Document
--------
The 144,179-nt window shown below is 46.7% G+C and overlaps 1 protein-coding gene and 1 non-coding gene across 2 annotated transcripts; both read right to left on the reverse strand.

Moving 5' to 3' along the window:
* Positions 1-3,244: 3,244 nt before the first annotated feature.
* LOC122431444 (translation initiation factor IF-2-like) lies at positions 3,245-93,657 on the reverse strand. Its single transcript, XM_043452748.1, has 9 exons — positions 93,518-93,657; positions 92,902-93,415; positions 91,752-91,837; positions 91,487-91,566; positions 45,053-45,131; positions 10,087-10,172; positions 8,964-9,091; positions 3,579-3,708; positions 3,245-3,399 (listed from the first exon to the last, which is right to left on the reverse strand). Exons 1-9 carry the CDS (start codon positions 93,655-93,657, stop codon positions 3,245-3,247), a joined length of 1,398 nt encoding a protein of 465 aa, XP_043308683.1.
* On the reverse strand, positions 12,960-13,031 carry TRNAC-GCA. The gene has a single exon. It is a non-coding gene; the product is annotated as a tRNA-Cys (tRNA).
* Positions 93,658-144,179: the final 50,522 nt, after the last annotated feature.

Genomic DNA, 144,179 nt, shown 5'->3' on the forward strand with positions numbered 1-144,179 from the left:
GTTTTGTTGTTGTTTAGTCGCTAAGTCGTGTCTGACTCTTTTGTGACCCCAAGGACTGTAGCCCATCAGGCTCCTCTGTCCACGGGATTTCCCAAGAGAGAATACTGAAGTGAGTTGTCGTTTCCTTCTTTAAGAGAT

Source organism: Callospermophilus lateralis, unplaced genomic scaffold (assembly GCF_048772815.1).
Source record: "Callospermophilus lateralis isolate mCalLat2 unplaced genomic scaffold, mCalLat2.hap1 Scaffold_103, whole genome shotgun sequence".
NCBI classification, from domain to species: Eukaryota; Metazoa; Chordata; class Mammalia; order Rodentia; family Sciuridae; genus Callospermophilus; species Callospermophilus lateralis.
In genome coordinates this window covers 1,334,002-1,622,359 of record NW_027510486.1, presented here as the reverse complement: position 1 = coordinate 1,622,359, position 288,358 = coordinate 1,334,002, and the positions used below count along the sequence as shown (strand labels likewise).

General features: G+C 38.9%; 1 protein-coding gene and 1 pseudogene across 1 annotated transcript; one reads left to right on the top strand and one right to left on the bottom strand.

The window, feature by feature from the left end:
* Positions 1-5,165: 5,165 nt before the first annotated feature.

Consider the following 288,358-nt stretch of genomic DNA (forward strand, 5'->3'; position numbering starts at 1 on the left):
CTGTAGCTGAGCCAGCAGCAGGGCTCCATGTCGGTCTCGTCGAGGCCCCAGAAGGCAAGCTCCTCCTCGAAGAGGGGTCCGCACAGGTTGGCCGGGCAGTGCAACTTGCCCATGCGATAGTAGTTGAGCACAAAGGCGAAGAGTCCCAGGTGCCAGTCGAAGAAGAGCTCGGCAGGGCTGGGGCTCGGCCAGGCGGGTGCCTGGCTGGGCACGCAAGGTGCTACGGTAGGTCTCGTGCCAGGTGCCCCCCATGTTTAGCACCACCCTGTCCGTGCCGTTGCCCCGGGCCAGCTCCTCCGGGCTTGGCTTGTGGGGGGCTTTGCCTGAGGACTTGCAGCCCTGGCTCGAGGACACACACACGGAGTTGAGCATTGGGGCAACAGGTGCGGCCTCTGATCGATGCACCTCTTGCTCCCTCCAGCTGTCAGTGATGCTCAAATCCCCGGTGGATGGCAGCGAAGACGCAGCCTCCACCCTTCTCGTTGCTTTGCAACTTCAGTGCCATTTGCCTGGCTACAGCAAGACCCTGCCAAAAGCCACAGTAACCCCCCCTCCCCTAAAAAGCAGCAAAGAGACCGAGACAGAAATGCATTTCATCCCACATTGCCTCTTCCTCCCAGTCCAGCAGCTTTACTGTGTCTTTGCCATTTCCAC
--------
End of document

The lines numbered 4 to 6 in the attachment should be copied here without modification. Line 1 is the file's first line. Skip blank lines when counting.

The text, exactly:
* LOC122431444 (translation initiation factor IF-2-like) lies at positions 3,245-93,657 on the reverse strand. Its single transcript, XM_043452748.1, has 9 exons — positions 93,518-93,657; positions 92,902-93,415; positions 91,752-91,837; positions 91,487-91,566; positions 45,053-45,131; positions 10,087-10,172; positions 8,964-9,091; positions 3,579-3,708; positions 3,245-3,399 (listed from the first exon to the last, which is right to left on the reverse strand). Exons 1-9 carry the CDS (start codon positions 93,655-93,657, stop codon positions 3,245-3,247), a joined length of 1,398 nt encoding a protein of 465 aa, XP_043308683.1.
* On the reverse strand, positions 12,960-13,031 carry TRNAC-GCA. The gene has a single exon. It is a non-coding gene; the product is annotated as a tRNA-Cys (tRNA).
* Positions 93,658-144,179: the final 50,522 nt, after the last annotated feature.